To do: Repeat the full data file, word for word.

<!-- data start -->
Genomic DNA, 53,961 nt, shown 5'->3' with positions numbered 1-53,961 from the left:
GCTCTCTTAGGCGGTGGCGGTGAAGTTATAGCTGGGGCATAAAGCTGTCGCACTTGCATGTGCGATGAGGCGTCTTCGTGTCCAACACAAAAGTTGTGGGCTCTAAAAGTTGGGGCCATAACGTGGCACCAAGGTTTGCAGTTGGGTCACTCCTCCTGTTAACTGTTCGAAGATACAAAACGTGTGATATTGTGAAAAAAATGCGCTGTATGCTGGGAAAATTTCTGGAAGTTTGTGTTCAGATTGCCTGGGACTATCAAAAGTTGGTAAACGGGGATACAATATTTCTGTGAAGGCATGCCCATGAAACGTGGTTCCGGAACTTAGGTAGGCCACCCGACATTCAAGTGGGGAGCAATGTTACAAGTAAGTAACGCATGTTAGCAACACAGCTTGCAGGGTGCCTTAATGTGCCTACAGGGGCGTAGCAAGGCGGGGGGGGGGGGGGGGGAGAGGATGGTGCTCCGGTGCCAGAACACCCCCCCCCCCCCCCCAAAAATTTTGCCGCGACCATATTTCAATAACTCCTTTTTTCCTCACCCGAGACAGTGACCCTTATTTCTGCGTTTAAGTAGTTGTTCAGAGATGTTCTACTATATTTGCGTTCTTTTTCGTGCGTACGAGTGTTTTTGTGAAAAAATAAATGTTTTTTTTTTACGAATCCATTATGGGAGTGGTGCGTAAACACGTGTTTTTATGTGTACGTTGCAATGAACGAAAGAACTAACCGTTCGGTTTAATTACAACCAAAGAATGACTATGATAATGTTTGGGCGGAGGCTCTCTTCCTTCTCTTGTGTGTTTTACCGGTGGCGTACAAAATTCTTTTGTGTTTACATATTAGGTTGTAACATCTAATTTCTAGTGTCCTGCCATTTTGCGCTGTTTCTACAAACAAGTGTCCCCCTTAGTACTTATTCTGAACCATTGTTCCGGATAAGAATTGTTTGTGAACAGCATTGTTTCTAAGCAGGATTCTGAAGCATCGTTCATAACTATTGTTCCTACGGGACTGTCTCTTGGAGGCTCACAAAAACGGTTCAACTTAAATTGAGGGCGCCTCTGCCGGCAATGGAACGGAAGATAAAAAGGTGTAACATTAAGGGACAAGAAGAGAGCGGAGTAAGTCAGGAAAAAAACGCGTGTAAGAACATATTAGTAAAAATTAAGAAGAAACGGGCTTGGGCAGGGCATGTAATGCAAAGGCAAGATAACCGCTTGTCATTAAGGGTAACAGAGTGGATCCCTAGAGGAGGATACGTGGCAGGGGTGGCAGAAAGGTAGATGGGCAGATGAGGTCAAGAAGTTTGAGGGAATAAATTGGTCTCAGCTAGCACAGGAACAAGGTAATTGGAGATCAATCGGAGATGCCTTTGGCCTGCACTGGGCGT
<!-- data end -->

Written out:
Genomic DNA, 53,961 nt, shown 5'->3' with positions numbered 1-53,961 from the left:
GCTCTCTTAGGCGGTGGCGGTGAAGTTATAGCTGGGGCATAAAGCTGTCGCACTTGCATGTGCGATGAGGCGTCTTCGTGTCCAACACAAAAGTTGTGGGCTCTAAAAGTTGGGGCCATAACGTGGCACCAAGGTTTGCAGTTGGGTCACTCCTCCTGTTAACTGTTCGAAGATACAAAACGTGTGATATTGTGAAAAAAATGCGCTGTATGCTGGGAAAATTTCTGGAAGTTTGTGTTCAGATTGCCTGGGACTATCAAAAGTTGGTAAACGGGGATACAATATTTCTGTGAAGGCATGCCCATGAAACGTGGTTCCGGAACTTAGGTAGGCCACCCGACATTCAAGTGGGGAGCAATGTTACAAGTAAGTAACGCATGTTAGCAACACAGCTTGCAGGGTGCCTTAATGTGCCTACAGGGGCGTAGCAAGGCGGGGGGGGGGGGGGGGGAGAGGATGGTGCTCCGGTGCCAGAACACCCCCCCCCCCCCCCCAAAAATTTTGCCGCGACCATATTTCAATAACTCCTTTTTTCCTCACCCGAGACAGTGACCCTTATTTCTGCGTTTAAGTAGTTGTTCAGAGATGTTCTACTATATTTGCGTTCTTTTTCGTGCGTACGAGTGTTTTTGTGAAAAAATAAATGTTTTTTTTTTACGAATCCATTATGGGAGTGGTGCGTAAACACGTGTTTTTATGTGTACGTTGCAATGAACGAAAGAACTAACCGTTCGGTTTAATTACAACCAAAGAATGACTATGATAATGTTTGGGCGGAGGCTCTCTTCCTTCTCTTGTGTGTTTTACCGGTGGCGTACAAAATTCTTTTGTGTTTACATATTAGGTTGTAACATCTAATTTCTAGTGTCCTGCCATTTTGCGCTGTTTCTACAAACAAGTGTCCCCCTTAGTACTTATTCTGAACCATTGTTCCGGATAAGAATTGTTTGTGAACAGCATTGTTTCTAAGCAGGATTCTGAAGCATCGTTCATAACTATTGTTCCTACGGGACTGTCTCTTGGAGGCTCACAAAAACGGTTCAACTTAAATTGAGGGCGCCTCTGCCGGCAATGGAACGGAAGATAAAAAGGTGTAACATTAAGGGACAAGAAGAGAGCGGAGTAAGTCAGGAAAAAAACGCGTGTAAGAACATATTAGTAAAAATTAAGAAGAAACGGGCTTGGGCAGGGCATGTAATGCAAAGGCAAGATAACCGCTTGTCATTAAGGGTAACAGAGTGGATCCCTAGAGGAGGATACGTGGCAGGGGTGGCAGAAAGGTAGATGGGCAGATGAGGTCAAGAAGTTTGAGGGAATAAATTGGTCTCAGCTAGCACAGGAACAAGGTAATTGGAGATCAATCGGAGATGCCTTTGGCCTGCACTGGGCGT